Mentally ill's plight highlighted
People with severe mental illness are "significantly more likely" than the general population to report that the police have been unfair or disrespectful, new research has shown.
Many people with mental health problems told a UK survey they were not being believed when they attempted to report a crime or seek help.
And many were reluctant to report crimes to police or other professionals, saying they feared their illness would be used to discredit them or they would be sectioned, the study by charities and academics found.
Charity Victim Support, the Institute of Psychiatry at King's College London, Mind, the mental health charity, the Faculty of Health, Social Care and Education at Kingston University and St George's, University of London, in collaboration with University College London, completed the research.
Mind's chief executive Paul Farmer said: " People with mental health problems have an equal right to justice, yet this report reveals that this is not the reality for far too many of us.
"It is unacceptable that the police, healthcare staff and others who are supposed to support victims of crime may be dismissive of or not believe a person's experience, or may even blame them for the crime.
"We are calling on the police, commissioners, healthcare staff, support agencies, local and national government to work together and improve services for people with mental health problems who are the victims of crime."
Elsewhere, the report found people with severe mental illness were three times more likely to be a victim of any crime and five times more likely to experience assault.
Women with severe mental illness were 10 times more likely to experience assault.
Nearly 45% of people with severe mental illness reported experiencing crime in the last year, while 62% of women with severe mental illness reported being victims of sexual violence as adults.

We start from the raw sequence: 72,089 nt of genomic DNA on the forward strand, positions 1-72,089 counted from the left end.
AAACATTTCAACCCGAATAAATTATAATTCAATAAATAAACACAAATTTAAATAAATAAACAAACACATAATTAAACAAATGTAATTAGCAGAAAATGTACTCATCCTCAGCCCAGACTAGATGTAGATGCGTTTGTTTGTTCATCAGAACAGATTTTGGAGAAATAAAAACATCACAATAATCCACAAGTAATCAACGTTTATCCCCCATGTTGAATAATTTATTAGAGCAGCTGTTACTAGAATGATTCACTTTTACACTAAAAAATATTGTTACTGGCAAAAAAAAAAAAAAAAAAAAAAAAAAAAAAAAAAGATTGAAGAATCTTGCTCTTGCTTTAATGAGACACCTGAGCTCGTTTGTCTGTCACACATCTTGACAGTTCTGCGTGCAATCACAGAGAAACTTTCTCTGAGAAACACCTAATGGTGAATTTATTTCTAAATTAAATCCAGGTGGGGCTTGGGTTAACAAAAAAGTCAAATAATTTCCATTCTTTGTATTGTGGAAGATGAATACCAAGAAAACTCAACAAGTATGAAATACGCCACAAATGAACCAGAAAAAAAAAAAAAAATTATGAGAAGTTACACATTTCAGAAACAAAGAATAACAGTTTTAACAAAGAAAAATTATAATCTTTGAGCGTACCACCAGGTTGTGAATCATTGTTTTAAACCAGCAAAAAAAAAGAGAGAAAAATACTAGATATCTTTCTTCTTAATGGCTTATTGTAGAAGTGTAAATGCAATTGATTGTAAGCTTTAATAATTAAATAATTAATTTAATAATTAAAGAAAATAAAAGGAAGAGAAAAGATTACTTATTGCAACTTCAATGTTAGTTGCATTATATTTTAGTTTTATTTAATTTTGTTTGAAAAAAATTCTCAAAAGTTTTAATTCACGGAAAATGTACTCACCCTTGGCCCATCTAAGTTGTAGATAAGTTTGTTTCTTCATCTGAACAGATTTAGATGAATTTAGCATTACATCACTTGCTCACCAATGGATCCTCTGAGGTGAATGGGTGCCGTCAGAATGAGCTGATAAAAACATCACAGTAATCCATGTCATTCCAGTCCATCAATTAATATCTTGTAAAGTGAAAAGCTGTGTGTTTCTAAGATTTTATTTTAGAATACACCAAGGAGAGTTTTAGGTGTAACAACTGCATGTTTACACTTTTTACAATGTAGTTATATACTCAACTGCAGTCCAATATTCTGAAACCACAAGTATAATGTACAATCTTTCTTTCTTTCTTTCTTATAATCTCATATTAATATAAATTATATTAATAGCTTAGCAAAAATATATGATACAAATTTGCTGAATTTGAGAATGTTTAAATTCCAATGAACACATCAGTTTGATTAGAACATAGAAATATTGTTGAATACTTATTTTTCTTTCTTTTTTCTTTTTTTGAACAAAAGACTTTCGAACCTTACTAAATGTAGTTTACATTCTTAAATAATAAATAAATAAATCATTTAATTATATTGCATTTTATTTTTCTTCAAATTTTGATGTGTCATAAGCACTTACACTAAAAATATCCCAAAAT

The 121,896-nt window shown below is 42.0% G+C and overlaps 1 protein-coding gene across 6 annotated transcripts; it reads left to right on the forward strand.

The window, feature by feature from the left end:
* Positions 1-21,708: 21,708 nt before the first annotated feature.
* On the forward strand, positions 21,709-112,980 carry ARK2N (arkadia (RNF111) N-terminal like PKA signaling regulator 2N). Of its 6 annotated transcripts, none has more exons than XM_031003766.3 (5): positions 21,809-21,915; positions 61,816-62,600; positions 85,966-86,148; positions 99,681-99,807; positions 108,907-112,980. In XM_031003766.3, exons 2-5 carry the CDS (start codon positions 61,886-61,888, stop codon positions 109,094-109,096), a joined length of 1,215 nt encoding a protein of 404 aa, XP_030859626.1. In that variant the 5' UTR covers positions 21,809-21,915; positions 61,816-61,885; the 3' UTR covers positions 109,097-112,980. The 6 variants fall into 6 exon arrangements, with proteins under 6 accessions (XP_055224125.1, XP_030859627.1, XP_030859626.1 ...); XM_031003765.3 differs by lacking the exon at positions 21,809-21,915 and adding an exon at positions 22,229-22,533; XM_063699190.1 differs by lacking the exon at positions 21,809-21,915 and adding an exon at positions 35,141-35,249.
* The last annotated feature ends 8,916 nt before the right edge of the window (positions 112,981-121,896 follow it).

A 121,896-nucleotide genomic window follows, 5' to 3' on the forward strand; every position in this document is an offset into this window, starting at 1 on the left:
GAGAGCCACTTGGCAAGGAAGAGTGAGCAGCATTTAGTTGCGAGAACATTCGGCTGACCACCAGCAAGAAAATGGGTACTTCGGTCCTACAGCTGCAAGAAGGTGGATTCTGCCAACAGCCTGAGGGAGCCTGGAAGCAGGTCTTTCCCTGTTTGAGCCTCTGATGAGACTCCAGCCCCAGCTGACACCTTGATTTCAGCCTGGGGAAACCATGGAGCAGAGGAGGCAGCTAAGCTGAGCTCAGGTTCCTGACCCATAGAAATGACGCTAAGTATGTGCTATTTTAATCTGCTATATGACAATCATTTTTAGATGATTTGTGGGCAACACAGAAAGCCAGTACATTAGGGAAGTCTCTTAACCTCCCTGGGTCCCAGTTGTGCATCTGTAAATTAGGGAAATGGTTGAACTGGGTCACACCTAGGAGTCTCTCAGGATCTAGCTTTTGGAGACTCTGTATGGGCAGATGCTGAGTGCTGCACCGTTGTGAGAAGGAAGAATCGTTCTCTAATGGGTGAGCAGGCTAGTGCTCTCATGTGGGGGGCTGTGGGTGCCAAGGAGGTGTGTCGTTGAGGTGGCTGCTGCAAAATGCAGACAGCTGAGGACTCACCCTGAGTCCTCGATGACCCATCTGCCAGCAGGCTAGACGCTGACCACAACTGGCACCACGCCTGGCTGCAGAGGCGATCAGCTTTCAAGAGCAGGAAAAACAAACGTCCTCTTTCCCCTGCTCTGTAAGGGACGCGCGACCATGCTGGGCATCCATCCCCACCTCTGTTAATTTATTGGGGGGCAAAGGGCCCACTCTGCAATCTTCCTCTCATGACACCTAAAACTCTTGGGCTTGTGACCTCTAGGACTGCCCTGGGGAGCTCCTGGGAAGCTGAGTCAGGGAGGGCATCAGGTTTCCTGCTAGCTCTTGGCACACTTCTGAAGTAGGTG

Authors of the report - titled 'At risk, yet dismissed: the criminal victimisation of people with mental health problems' - called for an urgent national debate across Government on how to respond to the needs of victims of crime with mental health problems.
Victim Support chief executive Javed Khan said: " It is nothing short of a national scandal that some of the most vulnerable people in our society become victims of crime so often and yet when they seek help they are met with disbelief or even blame.
"It is unacceptable that the criminal justice system fails to meet the needs of people with mental health problems when this report shows all too clearly the terrible impact of crime on them."
The three year study was funded by The Big Lottery Fund and interviewed a random sample of 361 people with severe mental illness in London.
Commander Christine Jones, the lead on mental health for the Association of Chief Police Officers (Acpo), said: "Anyone reporting a crime against them expects to be listened to, taken seriously and treated with respect.
"They also expect appropriate action to be taken to investigate their case and to be signposted to further support if they need it.
"We want to ensure that people with mental ill health get that same, high quality service from the police if they have been a victim of crime."
She added: " Acpo and the College of Policing are already working with colleagues in government, health, social care, commissioners and mental health charities to identify opportunities to improve services, share information and better understand the needs of people with mental ill health. We support the recommendations in this report, which will further that work."